This Modernist building
is now part of Pier 36. It was built as the U. S. Army Terminal Warehouse
between 1940 and 1941 and now is part of the U. S. Coast Guard headquarters. By
the late 1970s, the building functioned as a laboratory and ground floor
openings had already been altered. Since that time, openings at other
levels have been filled in and/or altered. The building is mainly interesting
as a significant vestige of the U. S. Army’s presence at Pier 36, beginning in
1940 to the 1960s. Among other functions, the building now serves as a
repository for surplus government equipment and seized property. From 1975 to
1995, it housed of the U. S. Customs Patrol and Marine Unit. Also, during the
1980s, the southeast corner of the warehouse began to serve as the St Martin de
Porres shelter, run by Catholic Community Services.
The entire area of Pier
36, the former Seattle Port of Embarkation, was originally created on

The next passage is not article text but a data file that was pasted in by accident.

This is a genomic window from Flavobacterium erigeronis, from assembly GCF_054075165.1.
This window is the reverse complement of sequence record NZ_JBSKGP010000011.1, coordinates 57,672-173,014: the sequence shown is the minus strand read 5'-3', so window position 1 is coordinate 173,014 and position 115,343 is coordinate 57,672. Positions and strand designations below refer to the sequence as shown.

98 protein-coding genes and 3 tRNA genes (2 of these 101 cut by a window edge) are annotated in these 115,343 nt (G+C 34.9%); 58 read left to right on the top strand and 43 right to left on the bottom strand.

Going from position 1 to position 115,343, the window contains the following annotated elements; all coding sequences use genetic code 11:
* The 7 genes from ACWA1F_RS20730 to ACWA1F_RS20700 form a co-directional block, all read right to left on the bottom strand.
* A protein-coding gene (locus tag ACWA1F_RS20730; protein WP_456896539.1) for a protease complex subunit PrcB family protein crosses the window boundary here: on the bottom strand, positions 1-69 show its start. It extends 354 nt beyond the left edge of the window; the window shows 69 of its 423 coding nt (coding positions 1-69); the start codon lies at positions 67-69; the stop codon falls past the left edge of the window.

tideflats, slightly more than one hundred years ago, from dirt obtained from a
variety of regrade projects, administered by City Engineer Reginald H. Thomson.
The Centennial Flour Mill and the Moran Brothers shipyard, followed by the
Skinner & Eddy Shipyard, and then the Pacific Coast Steamship Company (1924
to 1940), as well as Hooverville shacks during the Great Depression, occupied
what became Pier 36, before the tenure of the U. S. Army. The Port of Seattle
acquired Pier 36 during the 1960s and in 1973, leased it to the United States
Coast Guard. It is now officially known as the “U. S. Coast Guard Integrated
Support Command Seattle.”
Paul Dorpat, “Pier 36 ---Seattle Waterfront,” HistoryLink.org
accessed July 2010.
F. K. Lentz, “Pier 36, Alaskan Way South,” Seattle Inventory Field
Form, 1979, Washington State Deparment of Archeology and Historic Preservation
, accessed July 2010.
Mimi Sheridan, “1519 Alaskan Way South,” Survey Form,
(mainly photos), 2003, Washington State Deparment of Archeology and Historic
Preservation Website, <https:fortress.wa.gov/dahp/wisaard>, accessed July